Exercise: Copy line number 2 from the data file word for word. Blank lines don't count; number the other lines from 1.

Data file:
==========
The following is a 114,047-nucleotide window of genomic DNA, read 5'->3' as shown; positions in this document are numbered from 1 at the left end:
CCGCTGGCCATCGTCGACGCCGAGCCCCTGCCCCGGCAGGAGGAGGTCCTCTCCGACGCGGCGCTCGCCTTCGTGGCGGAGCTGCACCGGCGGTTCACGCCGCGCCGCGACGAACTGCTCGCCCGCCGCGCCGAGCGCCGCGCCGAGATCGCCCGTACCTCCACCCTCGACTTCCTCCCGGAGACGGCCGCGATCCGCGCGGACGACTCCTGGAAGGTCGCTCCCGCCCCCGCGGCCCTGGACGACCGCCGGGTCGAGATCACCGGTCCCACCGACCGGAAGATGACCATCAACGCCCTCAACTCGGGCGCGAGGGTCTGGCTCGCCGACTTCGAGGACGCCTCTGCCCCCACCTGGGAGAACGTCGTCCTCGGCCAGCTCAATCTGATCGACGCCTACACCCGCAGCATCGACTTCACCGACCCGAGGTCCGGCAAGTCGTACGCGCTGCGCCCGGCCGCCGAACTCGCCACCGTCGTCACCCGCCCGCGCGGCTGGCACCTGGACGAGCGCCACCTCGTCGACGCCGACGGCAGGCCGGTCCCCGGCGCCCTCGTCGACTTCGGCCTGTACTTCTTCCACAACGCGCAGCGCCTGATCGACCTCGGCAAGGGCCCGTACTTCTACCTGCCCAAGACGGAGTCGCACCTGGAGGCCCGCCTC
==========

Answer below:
CCGCTGGCCATCGTCGACGCCGAGCCCCTGCCCCGGCAGGAGGAGGTCCTCTCCGACGCGGCGCTCGCCTTCGTGGCGGAGCTGCACCGGCGGTTCACGCCGCGCCGCGACGAACTGCTCGCCCGCCGCGCCGAGCGCCGCGCCGAGATCGCCCGTACCTCCACCCTCGACTTCCTCCCGGAGACGGCCGCGATCCGCGCGGACGACTCCTGGAAGGTCGCTCCCGCCCCCGCGGCCCTGGACGACCGCCGGGTCGAGATCACCGGTCCCACCGACCGGAAGATGACCATCAACGCCCTCAACTCGGGCGCGAGGGTCTGGCTCGCCGACTTCGAGGACGCCTCTGCCCCCACCTGGGAGAACGTCGTCCTCGGCCAGCTCAATCTGATCGACGCCTACACCCGCAGCATCGACTTCACCGACCCGAGGTCCGGCAAGTCGTACGCGCTGCGCCCGGCCGCCGAACTCGCCACCGTCGTCACCCGCCCGCGCGGCTGGCACCTGGACGAGCGCCACCTCGTCGACGCCGACGGCAGGCCGGTCCCCGGCGCCCTCGTCGACTTCGGCCTGTACTTCTTCCACAACGCGCAGCGCCTGATCGACCTCGGCAAGGGCCCGTACTTCTACCTGCCCAAGACGGAGTCGCACCTGGAGGCCCGCCTC